You're also basically told not to read anything that goes against church teachings, to the point my mother was once reprimanded for reading vampire novels, and told she should stick to church-published fiction.

And that's just for starters.

J said...

If you don't get married and sealed in the temple (God help you if you get married in just a civil wedding so non-Mormon friends can attend), you'll be denied the chance to be married in heaven and become a god with your own world and spirit children.

There you have it, Mr. Veale. LDS insists that you either marry young in the Temple, or no celestial Star-Kingdom for you, or your star-seed receptacle, and/or Nephite offspring. Might as well join the ...Lamanites. that case, religious indoctrination did result in negatives.

(bad joss, S-whiff.)

Blue Devil Knight said...

I'm not arguing that religious upbringings can't be psychologically damaging, but comparing it to sexual abuse is over the top: it's a credibility killer.

Again, lots of people with anecdotes, this is an empirical statistical question. Could it turn out that Dawkins is right? In theory, yes. In practice, I'd say zero.

Mr Veale said...


My goodness, I wouldn't claim to be a good writer. I wouldn't even claim to be moderate. I'm an Ulsterman. We just about manage English on the best of days.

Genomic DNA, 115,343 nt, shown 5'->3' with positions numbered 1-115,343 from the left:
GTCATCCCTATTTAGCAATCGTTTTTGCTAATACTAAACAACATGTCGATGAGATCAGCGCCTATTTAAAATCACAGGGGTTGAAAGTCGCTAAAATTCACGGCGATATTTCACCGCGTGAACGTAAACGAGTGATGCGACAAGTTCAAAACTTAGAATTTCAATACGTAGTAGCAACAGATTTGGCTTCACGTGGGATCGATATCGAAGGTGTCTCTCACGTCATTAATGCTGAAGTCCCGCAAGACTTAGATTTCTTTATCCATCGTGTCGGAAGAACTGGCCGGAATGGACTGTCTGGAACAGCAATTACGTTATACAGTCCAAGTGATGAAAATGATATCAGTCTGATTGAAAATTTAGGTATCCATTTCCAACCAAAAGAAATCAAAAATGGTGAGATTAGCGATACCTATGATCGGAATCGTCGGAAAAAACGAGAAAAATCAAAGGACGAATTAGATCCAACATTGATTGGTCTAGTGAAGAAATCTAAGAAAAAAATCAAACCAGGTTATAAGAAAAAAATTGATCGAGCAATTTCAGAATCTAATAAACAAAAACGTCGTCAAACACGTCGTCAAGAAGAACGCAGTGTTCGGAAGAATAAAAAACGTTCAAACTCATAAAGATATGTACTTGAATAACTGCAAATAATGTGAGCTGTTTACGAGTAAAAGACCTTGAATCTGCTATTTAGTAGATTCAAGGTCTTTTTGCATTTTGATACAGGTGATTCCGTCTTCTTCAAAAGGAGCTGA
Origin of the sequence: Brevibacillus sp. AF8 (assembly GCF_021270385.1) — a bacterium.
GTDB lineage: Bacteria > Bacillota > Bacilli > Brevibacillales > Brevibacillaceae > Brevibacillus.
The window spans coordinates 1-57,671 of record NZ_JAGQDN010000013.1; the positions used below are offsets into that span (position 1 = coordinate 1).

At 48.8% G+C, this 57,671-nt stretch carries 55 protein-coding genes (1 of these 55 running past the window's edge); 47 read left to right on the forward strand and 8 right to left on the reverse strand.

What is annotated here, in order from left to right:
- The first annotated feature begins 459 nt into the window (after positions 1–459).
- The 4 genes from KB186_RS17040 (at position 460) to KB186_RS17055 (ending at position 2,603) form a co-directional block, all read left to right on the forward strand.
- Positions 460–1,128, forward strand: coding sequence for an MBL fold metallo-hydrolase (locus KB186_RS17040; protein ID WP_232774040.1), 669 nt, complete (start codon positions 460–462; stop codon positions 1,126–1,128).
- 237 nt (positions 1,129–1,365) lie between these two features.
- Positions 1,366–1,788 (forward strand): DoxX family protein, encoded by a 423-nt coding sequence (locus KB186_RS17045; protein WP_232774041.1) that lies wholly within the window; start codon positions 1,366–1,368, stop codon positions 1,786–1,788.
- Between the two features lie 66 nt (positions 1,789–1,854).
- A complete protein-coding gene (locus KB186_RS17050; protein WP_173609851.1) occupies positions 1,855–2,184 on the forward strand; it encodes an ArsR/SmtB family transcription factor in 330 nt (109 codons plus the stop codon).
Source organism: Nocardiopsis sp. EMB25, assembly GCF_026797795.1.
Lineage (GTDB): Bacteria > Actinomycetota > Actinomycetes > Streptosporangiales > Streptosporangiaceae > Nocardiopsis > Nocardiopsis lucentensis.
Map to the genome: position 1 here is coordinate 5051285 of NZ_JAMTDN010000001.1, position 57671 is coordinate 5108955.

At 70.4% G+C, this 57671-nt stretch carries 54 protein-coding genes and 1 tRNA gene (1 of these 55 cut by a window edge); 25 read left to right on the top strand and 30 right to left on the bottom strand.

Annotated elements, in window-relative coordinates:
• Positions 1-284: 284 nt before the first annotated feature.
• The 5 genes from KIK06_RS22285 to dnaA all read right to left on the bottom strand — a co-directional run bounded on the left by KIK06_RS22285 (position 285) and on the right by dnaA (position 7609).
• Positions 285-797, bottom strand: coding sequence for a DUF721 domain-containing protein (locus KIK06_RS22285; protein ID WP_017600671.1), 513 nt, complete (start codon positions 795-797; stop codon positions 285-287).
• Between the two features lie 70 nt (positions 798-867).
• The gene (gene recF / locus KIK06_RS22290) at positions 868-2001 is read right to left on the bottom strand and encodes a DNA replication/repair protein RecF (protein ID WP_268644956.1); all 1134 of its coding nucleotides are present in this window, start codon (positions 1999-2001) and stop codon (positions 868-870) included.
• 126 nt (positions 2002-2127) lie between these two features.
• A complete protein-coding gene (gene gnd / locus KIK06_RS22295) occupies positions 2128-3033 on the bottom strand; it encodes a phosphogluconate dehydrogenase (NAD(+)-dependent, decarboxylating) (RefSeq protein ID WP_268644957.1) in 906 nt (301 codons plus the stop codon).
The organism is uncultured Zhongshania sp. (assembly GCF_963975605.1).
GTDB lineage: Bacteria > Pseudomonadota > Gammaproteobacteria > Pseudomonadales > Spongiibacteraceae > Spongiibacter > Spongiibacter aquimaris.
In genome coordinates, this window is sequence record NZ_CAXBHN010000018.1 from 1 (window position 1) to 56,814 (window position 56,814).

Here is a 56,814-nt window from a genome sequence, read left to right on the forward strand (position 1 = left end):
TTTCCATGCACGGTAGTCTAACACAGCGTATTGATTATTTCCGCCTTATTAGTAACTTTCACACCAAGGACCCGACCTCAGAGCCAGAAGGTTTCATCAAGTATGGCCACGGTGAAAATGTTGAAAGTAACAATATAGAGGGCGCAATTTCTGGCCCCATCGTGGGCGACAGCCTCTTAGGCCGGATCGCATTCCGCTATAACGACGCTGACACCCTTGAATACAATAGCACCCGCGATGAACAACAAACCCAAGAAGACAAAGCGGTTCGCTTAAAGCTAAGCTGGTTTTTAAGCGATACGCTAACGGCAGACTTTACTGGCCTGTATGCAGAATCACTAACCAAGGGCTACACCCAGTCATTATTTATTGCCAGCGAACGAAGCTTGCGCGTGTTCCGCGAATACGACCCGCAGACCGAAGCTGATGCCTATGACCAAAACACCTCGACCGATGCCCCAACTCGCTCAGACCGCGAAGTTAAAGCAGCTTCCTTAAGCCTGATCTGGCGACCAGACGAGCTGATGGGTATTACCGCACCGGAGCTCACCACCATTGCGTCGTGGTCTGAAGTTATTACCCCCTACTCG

I think that I would like to see empirical data that "fundamentalist" beliefs are a strong predictor of physical or sexual abuse.

If you read CS Lewis' autobiography, or Roald Dahl's for that matter, you get an insight into the casual brutality and sexual abuse that took place in English public schools. So religious belief isn't necessary for abuse to occur.

J said...

As I just pointed out, that an educator works in a public school doesn't mean that he's not a fundamentalist of whatever type. The catholics have their own private schools, for the most part. The WASPs and Mormons on the other hand just take over the school district.

As far as ye olde empirical confirmation/verification goes, it would be difficult to prove without relying upon a great number of anecdotal reports--and there is a danger with false accusations (which has happened with some catholic parishes).

I think Dawkins meant that one incident of sexual abuse, however horrible, hardly compares to years of indoctrination under sadistic priests or preachers, of whatever type.

Mr Veale said...